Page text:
We considered the possibility that a cryptic splicing event produces a variant that is more stable than ‘conventional' APC. The region of APC between amino acids 1034 and 1337 is responsible for the ubiquitin-proteasome-mediated downregulation of APC (Choi et al, 2004). This region also encompasses the MCR and the truncating mutation in SW480. It remains a feasible proposition that a cryptic splicing event at the start of exon 15 may give rise to a form of APC that has this region spliced out, thereby, becoming more stable and therefore not ‘knocked down' under the conditions used here. However, RT–PCR with primers to exons 1,2 and 3 of APC and two primers within the sequence corresponding to the last 300 amino acids at the C terminus of APC, successfully amplified full-length APC, but did not give any products which would account for a spliced form of APC 150kDa in size (data not shown). Northern blot gave a band at the expected size for full-length APC and no smaller bands (data not shown). As no alternatively spliced APC mRNA could be detected by either of these methods, it seems unlikely that the 150-kDa protein we observed could be an alternatively spliced form of APC, which is more stable than the full-length or truncated APC proteins expressed in the cell lines used in the RNAi experiments (Brocardo et al (2005) looked for C-terminal splice variants of APC by Western blotting, but did not detect bands corresponding to potential splice variants. One antibody used in their studies, Ab4, is not recommended for use in Western blotting and fails to detect full-length APC (Table 1a, ,b),b), the two other C-terminal antibodies used are not listed in our report).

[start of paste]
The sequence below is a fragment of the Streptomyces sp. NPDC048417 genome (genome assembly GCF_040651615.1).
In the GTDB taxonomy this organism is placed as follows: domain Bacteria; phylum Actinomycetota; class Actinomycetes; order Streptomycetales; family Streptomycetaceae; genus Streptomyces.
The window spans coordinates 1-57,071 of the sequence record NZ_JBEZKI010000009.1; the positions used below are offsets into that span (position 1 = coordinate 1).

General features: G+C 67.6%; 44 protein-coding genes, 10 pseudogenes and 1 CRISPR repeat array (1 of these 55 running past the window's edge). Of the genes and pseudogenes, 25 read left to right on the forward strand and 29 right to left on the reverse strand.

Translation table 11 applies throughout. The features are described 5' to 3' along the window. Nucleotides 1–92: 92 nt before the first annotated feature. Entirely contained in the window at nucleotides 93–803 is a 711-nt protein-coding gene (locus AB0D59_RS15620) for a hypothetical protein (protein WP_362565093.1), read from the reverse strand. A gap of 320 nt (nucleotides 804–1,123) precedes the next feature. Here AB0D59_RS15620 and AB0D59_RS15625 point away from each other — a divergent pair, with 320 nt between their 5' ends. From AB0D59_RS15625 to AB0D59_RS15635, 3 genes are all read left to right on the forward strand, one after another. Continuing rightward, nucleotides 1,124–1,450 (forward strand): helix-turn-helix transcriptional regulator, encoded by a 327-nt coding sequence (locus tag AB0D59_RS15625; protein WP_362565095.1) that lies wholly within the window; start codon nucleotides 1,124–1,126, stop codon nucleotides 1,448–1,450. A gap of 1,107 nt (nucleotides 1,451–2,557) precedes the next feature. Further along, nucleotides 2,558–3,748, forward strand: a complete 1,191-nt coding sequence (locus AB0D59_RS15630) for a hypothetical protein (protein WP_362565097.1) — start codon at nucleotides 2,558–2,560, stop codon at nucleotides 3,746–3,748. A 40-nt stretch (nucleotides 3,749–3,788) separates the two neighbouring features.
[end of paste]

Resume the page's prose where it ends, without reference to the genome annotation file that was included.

Our findings with this panel of antibodies led us to further clarify and present a summary of the specificity of the panel of antibodies to APC that were used in this study. Many of these antibodies are able to reliably detect full-length APC and/or truncated APC. Of the antibodies tested by us, only Ab4 and N-15 failed to detect full-length or truncated APC. However, all the antibodies tested, which were able to detect APC, also gave several nonspecific bands. Five out of all the antibodies studied detect an apical protein by IF; APC RNAi confirmed that this protein is not likely to be APC and therefore it appears that these antibodies cannot reliably detect conventional APC by IF staining. Validation of the specificity of these antibodies will serve to lessen ambiguities in the literature.
We thank Dr I Nathke, Dundee, for the kind gift of antibody to full-length APC. Dr Melanie L Davies is supported by the Tenovus Cancer Charity and Gwynedd Haematology and Cancer Relief Fund; Gwyndaf T Roberts was supported by BBSRC, Jane Wakeman is supported by NWCRF.